Women from religious post-abortion healing centers speak at Voice for Life event
Four women from religious post-abortion healing organizations and one UP faculty member shared their perspective on their experiences with abortion Thursday night at a panel presented by the Voice for Life club.
Panelists included Deborah Tilden, Frances Mack and Cindy Brunk from Silent No More Awareness, Karen James from Rachel’s Vineyard and UP nursing Associate Professor Kaye Wilson-Anderson.
Silent No More Awareness is “a campaign whereby Christians make the public aware of the devastation abortion brings to women and men.”
Rachel’s Vineyard is an international retreat program that helps women and men after abortion that “is offered in both Catholic and interdenominational settings.”
Roughly 60 students, faculty and staff attended the panel, including University President Fr. Mark Poorman.
The four panelists, who are activists for post-abortion campaigns, spoke about their experiences with abortion, the regret they felt years later and the recovery retreats that helped them to heal. But the similarities of the women’s experiences left some attendees feeling that they weren’t getting the full picture.
Tilden was the first to speak on the panel. After sharing her story of having an abortion when she was 19-years-old and finally confronting her pain 23 years later, Tilden said behind tears, “I really hope that after tonight, wherever you stand on the issue, we can have a caring, kind, civil dialogue.”
Though she herself has not had an abortion, professor Wilson-Anderson specializes in post-abortion care and healing, and shared some of the findings from her research during the panel.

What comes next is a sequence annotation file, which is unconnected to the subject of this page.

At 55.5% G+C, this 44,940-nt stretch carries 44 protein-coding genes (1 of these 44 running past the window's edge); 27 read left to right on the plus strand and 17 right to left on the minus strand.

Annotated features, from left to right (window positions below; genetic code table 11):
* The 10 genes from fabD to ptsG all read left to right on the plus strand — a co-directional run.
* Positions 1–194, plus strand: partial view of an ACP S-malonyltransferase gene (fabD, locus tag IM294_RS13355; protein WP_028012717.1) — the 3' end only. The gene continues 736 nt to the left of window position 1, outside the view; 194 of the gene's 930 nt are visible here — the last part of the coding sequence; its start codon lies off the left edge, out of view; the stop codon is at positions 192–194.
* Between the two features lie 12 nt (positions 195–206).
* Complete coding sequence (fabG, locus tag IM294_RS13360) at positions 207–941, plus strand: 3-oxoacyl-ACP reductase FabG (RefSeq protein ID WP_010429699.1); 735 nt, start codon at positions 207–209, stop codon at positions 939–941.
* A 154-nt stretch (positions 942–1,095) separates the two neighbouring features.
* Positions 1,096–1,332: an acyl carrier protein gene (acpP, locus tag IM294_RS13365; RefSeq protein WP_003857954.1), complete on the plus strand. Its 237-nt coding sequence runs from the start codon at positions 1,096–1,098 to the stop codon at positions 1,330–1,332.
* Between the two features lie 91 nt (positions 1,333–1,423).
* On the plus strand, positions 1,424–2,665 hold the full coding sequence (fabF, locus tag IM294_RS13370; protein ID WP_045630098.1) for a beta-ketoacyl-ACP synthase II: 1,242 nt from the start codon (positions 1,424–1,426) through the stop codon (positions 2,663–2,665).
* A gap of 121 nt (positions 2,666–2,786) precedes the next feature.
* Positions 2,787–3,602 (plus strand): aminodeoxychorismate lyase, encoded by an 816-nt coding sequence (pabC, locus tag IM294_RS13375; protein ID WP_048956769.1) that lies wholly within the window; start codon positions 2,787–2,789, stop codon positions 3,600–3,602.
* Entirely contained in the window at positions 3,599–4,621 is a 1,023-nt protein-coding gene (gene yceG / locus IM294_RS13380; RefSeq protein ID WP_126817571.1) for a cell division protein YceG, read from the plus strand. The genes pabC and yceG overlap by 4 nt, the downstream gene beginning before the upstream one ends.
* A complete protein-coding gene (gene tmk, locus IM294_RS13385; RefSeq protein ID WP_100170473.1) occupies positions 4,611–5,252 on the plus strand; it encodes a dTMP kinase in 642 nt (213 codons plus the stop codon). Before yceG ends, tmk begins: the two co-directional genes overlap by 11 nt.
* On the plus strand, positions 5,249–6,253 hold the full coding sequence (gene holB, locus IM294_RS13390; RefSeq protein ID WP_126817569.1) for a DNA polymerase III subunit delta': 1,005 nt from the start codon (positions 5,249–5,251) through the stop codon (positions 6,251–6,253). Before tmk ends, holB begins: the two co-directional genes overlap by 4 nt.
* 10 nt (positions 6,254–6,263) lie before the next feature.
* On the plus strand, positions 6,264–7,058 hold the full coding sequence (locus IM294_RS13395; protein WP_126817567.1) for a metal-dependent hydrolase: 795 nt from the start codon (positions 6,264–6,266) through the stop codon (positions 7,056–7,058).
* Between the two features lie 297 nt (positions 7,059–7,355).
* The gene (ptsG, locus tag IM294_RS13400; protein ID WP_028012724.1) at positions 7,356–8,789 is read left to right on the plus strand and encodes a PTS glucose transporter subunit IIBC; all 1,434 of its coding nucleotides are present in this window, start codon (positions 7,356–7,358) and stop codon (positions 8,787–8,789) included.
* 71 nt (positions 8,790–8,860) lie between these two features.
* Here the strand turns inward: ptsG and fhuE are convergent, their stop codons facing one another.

When asked during the Q&A session what percentage of women suffer post-abortion trauma or regret, Wilson-Anderson said the current data suggest about one percent of the women interviewed by pro-choice researchers experience severe trauma, and 12 percent say they would not go through the procedure again.
“If we take that one percent and we multiply that times the number of persons who have had an abortion to date since 1973, that would be 600,000 women in the United States alone,” Wilson-Anderson said.
Wilson-Anderson also addressed the topic of contraception during the Q&A, saying that more education was necessary to understand how it works and its effects on the body.
“But even with contraception, nine times out of 10, if there is a pregnancy that is unwanted those people have been using contraception,” Wilson-Anderson said. “So what’s the problem? Lack of knowledge, lack of understanding how it works, lack of constantly using it the way it’s supposed to be utilized.”
The University Health Center does not offer condoms or fill birth control prescriptions.
Voice for Life Vice President Catherine Jacobs said she thought the panel was important because it encourages dialogue about the issue of post-abortion healing.
“I thought it was good to have (these panelists) because the content was specifically what happens after an abortion, and I think that that dialogue in the media today and in general isn’t talked about,” Jacobs said. “But it’s important because women may end up hurting after and don’t know how to help themselves and people don’t know how to help them because they don’t know what has happened.”
Senior Michael Shively said he learned a lot from the panelists, but expected the topic of the panel to be different based on the description of the event.
“I was glad I came so I could understand the perspective of someone who is post-abortive, because it’s hard to hear that from an experienced person,” Shively said. “However, I thought it was going to be more like, ‘How can the community come together to give support?’ and not from a political or opinionated stance. I thought it would be more moderate in talking about the healing.”
Fr. Charlie McCoy, adviser to the Voice for Life club, closed the night by outlining the on-campus resources available to students who may be experiencing an unintended pregnancy.
Susan Chisum is the Health and Counseling Center’s pregnancy support advocate and can help those who are pregnant. According to their website, the Health and Counseling Center offers free pregnancy tests and can help offer referrals to outside resources.
Psychology professor Deana Julka is the faculty pregnancy advocate and is another confidential campus resource.